The one area that seemed to cause trouble was the top of the flagged trail:
Travis, do you think that some additional flagging tape would improve this? I was hoping that traffic, over the years, would wear a trail into the heather and keep people on track. But perhaps more flagging would be useful for now. Any other suggestions?The initial sections of the trail were surprisingly difficult to navigate. We got off-route and had to reverse our steps several times.
Scouting the descent after Crossover Pass from below was also very helpful.
Generally, the flagged trail was good. It was worn-in at spots, but not everywhere. Keep in mind that we were running on very low mental energy, so that most likely contributed to our lack of ability to spot the flagging / trail. Generally, you could spot the next flag from the previous flag, but it was usually a fair distance away and the leader had to stop for a few seconds to find it. I can think of two instances (one very frustrating time, which I talk about) where we couldn’t spot it the next flag and spent some time running around in circles trying to find it.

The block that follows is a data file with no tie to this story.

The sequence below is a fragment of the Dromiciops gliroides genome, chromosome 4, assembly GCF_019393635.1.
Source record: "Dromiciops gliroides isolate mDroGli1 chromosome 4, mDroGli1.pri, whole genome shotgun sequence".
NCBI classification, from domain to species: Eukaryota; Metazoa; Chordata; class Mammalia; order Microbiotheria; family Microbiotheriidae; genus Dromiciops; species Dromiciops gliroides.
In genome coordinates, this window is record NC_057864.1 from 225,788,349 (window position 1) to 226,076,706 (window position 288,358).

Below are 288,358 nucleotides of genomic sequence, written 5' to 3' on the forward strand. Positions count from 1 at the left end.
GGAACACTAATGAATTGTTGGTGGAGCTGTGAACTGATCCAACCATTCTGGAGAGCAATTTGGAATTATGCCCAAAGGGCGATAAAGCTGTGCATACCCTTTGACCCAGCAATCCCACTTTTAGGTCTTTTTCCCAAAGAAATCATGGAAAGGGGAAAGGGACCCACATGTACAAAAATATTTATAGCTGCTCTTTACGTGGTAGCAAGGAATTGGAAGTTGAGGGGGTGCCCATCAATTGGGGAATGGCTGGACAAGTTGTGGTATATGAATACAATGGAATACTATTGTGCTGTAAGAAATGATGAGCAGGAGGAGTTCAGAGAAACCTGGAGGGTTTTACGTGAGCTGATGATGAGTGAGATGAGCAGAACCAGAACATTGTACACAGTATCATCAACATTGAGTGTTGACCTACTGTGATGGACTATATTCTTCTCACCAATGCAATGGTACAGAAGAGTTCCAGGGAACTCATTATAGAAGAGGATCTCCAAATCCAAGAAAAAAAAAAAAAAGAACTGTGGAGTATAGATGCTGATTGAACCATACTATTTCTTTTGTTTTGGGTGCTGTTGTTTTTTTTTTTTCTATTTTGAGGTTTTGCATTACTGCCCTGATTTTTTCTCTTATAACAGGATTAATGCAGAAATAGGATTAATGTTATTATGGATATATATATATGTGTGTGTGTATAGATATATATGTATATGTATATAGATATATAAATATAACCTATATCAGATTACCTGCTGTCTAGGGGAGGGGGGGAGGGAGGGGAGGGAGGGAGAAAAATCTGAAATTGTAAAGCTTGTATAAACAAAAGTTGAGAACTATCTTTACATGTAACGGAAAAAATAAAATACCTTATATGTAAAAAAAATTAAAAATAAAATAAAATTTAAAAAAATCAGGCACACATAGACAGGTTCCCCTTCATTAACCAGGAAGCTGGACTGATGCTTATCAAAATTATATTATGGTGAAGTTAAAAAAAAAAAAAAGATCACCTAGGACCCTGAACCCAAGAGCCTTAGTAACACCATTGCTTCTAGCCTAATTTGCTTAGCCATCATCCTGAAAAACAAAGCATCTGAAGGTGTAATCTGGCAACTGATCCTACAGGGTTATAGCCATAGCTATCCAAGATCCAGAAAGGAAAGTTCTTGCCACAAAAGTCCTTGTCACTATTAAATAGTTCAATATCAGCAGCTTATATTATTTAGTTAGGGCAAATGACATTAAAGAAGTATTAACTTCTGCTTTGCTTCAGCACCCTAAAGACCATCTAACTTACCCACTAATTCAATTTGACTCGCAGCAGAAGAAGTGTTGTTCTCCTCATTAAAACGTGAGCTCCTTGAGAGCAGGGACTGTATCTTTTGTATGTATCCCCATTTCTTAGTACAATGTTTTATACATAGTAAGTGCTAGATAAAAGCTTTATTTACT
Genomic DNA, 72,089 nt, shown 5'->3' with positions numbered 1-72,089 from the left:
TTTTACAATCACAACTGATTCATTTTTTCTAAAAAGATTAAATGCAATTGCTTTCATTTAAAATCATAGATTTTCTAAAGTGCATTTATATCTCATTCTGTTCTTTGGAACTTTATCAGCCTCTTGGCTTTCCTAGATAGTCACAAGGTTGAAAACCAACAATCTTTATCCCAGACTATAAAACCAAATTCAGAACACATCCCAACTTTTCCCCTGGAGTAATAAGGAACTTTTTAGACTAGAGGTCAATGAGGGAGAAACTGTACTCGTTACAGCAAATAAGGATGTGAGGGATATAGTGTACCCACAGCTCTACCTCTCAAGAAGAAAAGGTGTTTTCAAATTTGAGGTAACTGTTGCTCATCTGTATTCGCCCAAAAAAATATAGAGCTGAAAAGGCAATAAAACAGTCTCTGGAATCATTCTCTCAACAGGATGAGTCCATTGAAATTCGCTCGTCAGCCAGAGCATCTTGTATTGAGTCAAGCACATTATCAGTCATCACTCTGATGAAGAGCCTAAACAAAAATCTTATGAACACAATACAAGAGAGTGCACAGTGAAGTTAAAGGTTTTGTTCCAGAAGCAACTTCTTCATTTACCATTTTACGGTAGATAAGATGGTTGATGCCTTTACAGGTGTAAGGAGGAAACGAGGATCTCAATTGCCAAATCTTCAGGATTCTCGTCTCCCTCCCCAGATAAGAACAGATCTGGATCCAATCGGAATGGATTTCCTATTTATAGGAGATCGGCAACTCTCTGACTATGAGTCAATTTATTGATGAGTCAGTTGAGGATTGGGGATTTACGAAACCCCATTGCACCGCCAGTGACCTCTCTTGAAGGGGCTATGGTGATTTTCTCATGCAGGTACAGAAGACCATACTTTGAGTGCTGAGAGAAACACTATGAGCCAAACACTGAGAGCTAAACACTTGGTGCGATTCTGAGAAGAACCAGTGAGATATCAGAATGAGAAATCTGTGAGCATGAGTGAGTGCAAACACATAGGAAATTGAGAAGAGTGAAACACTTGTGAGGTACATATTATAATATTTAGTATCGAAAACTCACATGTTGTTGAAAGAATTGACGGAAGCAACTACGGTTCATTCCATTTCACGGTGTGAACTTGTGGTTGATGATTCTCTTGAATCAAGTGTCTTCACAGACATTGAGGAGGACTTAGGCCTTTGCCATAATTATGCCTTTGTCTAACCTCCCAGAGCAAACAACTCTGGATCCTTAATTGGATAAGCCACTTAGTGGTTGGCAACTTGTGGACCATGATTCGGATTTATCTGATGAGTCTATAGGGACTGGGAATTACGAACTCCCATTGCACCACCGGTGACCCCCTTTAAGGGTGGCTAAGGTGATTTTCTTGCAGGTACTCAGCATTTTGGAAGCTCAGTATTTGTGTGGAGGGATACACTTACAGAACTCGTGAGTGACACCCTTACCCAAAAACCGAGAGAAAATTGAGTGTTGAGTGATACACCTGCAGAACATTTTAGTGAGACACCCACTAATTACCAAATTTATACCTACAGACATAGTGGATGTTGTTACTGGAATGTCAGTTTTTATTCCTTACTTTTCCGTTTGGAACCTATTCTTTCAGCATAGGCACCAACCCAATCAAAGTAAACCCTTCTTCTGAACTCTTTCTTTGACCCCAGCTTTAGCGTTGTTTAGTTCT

Also, we relied on the flagging more so than the trail. The trail forks at many spots, and I’m sure it all ends up at next tape, but it could get very confusing if you’re just relying on the trail.
All in all though, it wasn’t as bad as I had expected. As I talked about it in the report, I expected it to be horrendous and that is what I mentally prepared for, which helped keep my spirits from dropping. I was prepared for the challenge and I actually enjoyed figuring out the route finding cruxes. Exception being those couple flagging mysteries. I wanted to go into auto-pilot mode, but Mount Slesse wasn’t having any of it!
I think flagging would help improve the trail for sure at and above tree line. But anyone who has done the climb and gotten that far into the descent shouldn’t have too much trouble figuring it out. Many of the flagging was starting to disintegrate though. I’m not sure what the life span of flagging tape is, but my uneducated guess would be that most of it would be gone in a year or two.
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